Sunday, 4 March 2012

Web browsing on Android

How fast did this page load? Did you notice a delay? Slow page loading is just one of the frustrating aspects of the mobile web experience. Mobile browsing is improving - but slowly, and not for everyone...

The most significant factors determining how fast a page loads when you tap on a link on your Android phone are the site's design, the bandwidth of your current internet connection, the processing power of your phone, and the efficiency of your browser app. A basic understanding of these four issues is helpful if you want to optimise your use of the mobile web.

Mobile site design
Mobile website design is still in its infancy. Even when site owners take the trouble to build special mobile versions, their interfaces are often awkward. In other cases, in an effort to 'simplify' a site for mobile use, the content or functionality that you want has been removed from the mobile version altogether. And many sites have still not got round to adapting themselves for mobile users at all. Despite all of this, mobile browsing is expected to overtake desktop browsing early in 2014. Site owners, take note.

Practically, what difference can this make to your browsing experience? If nothing at all has been done to adapt a website for mobile, it will probably load slowly on your phone. And when it does load it will look very, very small, as the browser attempts to display the full width of a site made for a desktop monitor on your phone's tiny screen (below, left). Complex, multi-column designs make it especially difficult to read a site's content. You can double-tap or pinch to zoom in until the text is large enough to read. But then you may need to scroll left and right to read a block of text (below right). Site navigation can also be difficult. Buttons are often too small for touch control, and nested multi-level menus often don't display correctly.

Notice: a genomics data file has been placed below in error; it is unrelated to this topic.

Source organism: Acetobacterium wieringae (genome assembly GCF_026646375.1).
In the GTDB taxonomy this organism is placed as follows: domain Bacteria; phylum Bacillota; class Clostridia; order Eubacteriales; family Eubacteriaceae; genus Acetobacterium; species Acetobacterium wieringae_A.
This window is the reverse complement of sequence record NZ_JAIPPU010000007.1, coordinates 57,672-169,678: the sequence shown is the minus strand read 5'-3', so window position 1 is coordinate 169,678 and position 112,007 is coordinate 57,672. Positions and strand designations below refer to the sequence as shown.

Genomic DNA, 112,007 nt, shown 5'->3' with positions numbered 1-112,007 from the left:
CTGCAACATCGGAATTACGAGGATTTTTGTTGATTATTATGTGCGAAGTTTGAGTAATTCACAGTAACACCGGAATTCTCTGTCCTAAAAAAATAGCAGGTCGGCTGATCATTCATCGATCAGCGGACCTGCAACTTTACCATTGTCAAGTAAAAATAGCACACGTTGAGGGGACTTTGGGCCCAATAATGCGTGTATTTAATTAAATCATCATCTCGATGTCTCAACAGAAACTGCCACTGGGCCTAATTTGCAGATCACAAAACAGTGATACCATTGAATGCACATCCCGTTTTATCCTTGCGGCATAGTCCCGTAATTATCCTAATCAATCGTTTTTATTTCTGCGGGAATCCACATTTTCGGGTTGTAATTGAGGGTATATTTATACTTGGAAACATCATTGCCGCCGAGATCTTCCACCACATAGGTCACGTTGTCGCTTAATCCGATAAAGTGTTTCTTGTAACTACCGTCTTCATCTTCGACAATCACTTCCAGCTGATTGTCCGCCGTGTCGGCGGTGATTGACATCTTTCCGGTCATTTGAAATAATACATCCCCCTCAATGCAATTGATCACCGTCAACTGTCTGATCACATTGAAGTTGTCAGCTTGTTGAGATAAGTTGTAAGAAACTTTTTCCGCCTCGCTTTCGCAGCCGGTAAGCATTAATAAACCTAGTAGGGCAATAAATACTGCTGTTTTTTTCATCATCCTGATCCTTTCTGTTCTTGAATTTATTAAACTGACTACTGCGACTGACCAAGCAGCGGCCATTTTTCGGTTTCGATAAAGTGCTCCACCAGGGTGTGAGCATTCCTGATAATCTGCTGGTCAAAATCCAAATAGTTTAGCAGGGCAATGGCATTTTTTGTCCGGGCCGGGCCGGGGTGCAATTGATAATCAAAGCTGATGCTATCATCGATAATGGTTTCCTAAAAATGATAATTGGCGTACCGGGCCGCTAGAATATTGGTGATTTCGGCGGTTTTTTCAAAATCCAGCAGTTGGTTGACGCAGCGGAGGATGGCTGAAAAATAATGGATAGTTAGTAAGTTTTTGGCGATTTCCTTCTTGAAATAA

A website that makes no concession to mobile browsing. Kiss goodbye to extra donations, University of Kent.


And if you want to fill in a complex online form - like the one the University of Kent uses to collect spontaneous donations from the public, for example - then forget it. If you're using a mobile, they obviously don't want your money.

At the other extreme are sites with mobile websites that are completely separate from their main sites. I use the Flickr photo-sharing service and, as you can see below, the mobile site has an entirely different look and feel from the main desktop site, with chunky, finger-sized controls and a single scrollable column of images.

My Flickr photostream - desktop version...
...and, on the left, the mobile version. On the right, the desktop version as it it displays in the Android browser.


The problem with Flickr's mobile website, like many made-for-mobile sites, is that the designers think it's necessary to simplify things (as well as reducing the size of photos and videos, to make loading faster). If the mobile version of Flickr has a way to organise my photos in sets and collections as I can on the desktop, I haven't found it yet.

Most sites that have built a mobile version will detect that you are not using a desktop, and deliver you the mobile site automatically. In the screenshot on the left above, you'll see in the browser's address bar that the URL of the mobile site begins http://m.flickr... This is now a widely used convention for mobile websites. Some sites go further and try to determine your mobile device's operating system, screen size, and browser, and deliver a version specifically optimised for these. Most mobile sites offer a way to override this optimisation and load the main, desktop site. You can often find a link to 'Main website' or 'Desktop version' at the bottom of each page. The screenshot on the right above shows Flickr's main site loaded in my phone's browser. Of course, it's slow, and navigation is awkward (the links are tiny), but at least it's all there.

The browser I use, Dolphin Browser HD - about which I'll say more later - allows you to change the User Agent setting from Android (the default) to Desktop. This fools the sites you visit into delivering their main websites by telling them that you are using a desktop computer. However, as I said at the beginning, mobile browsing is improving. When I started to use an Android phone in early 2010, I found most mobile sites impossibly dumbed-down, and generally set the User Agent to Desktop. Today, many more sites have mobile versions, and the quality of these has greatly improved. For speed and ease of use, I now leave the User Agent set to the default, and load main sites only when I need to.